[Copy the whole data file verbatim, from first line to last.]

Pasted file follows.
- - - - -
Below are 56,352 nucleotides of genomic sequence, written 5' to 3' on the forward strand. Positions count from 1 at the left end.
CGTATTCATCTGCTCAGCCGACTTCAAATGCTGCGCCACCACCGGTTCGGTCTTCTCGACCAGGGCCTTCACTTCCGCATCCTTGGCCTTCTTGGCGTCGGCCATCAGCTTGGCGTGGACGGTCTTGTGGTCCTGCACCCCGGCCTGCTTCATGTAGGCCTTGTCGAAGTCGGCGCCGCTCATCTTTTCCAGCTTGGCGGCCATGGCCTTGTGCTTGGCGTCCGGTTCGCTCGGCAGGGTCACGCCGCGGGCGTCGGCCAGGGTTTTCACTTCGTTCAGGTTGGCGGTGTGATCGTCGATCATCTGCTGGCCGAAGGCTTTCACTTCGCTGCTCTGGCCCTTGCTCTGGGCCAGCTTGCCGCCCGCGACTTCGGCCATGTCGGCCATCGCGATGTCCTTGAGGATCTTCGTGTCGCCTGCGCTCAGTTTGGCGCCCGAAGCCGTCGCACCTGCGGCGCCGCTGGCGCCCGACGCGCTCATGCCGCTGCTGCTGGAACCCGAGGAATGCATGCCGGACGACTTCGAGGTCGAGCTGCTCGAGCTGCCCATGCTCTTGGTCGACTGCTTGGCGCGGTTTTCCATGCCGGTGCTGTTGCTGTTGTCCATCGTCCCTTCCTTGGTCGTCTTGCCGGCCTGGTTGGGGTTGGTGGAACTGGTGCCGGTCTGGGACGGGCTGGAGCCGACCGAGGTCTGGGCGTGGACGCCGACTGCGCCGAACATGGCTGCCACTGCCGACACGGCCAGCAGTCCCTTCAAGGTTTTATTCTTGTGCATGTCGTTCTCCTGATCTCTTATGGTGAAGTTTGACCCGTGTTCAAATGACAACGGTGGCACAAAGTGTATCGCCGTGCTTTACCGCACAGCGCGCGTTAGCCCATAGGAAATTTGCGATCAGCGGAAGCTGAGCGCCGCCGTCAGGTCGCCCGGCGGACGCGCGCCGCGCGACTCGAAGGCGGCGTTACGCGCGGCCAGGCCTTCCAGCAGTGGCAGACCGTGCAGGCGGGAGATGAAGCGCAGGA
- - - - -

Below are 56,352 nucleotides of genomic sequence, written 5' to 3' on the forward strand. Positions count from 1 at the left end.
CGTATTCATCTGCTCAGCCGACTTCAAATGCTGCGCCACCACCGGTTCGGTCTTCTCGACCAGGGCCTTCACTTCCGCATCCTTGGCCTTCTTGGCGTCGGCCATCAGCTTGGCGTGGACGGTCTTGTGGTCCTGCACCCCGGCCTGCTTCATGTAGGCCTTGTCGAAGTCGGCGCCGCTCATCTTTTCCAGCTTGGCGGCCATGGCCTTGTGCTTGGCGTCCGGTTCGCTCGGCAGGGTCACGCCGCGGGCGTCGGCCAGGGTTTTCACTTCGTTCAGGTTGGCGGTGTGATCGTCGATCATCTGCTGGCCGAAGGCTTTCACTTCGCTGCTCTGGCCCTTGCTCTGGGCCAGCTTGCCGCCCGCGACTTCGGCCATGTCGGCCATCGCGATGTCCTTGAGGATCTTCGTGTCGCCTGCGCTCAGTTTGGCGCCCGAAGCCGTCGCACCTGCGGCGCCGCTGGCGCCCGACGCGCTCATGCCGCTGCTGCTGGAACCCGAGGAATGCATGCCGGACGACTTCGAGGTCGAGCTGCTCGAGCTGCCCATGCTCTTGGTCGACTGCTTGGCGCGGTTTTCCATGCCGGTGCTGTTGCTGTTGTCCATCGTCCCTTCCTTGGTCGTCTTGCCGGCCTGGTTGGGGTTGGTGGAACTGGTGCCGGTCTGGGACGGGCTGGAGCCGACCGAGGTCTGGGCGTGGACGCCGACTGCGCCGAACATGGCTGCCACTGCCGACACGGCCAGCAGTCCCTTCAAGGTTTTATTCTTGTGCATGTCGTTCTCCTGATCTCTTATGGTGAAGTTTGACCCGTGTTCAAATGACAACGGTGGCACAAAGTGTATCGCCGTGCTTTACCGCACAGCGCGCGTTAGCCCATAGGAAATTTGCGATCAGCGGAAGCTGAGCGCCGCCGTCAGGTCGCCCGGCGGACGCGCGCCGCGCGACTCGAAGGCGGCGTTACGCGCGGCCAGGCCTTCCAGCAGTGGCAGACCGTGCAGGCGGGAGATGAAGCGCAGGA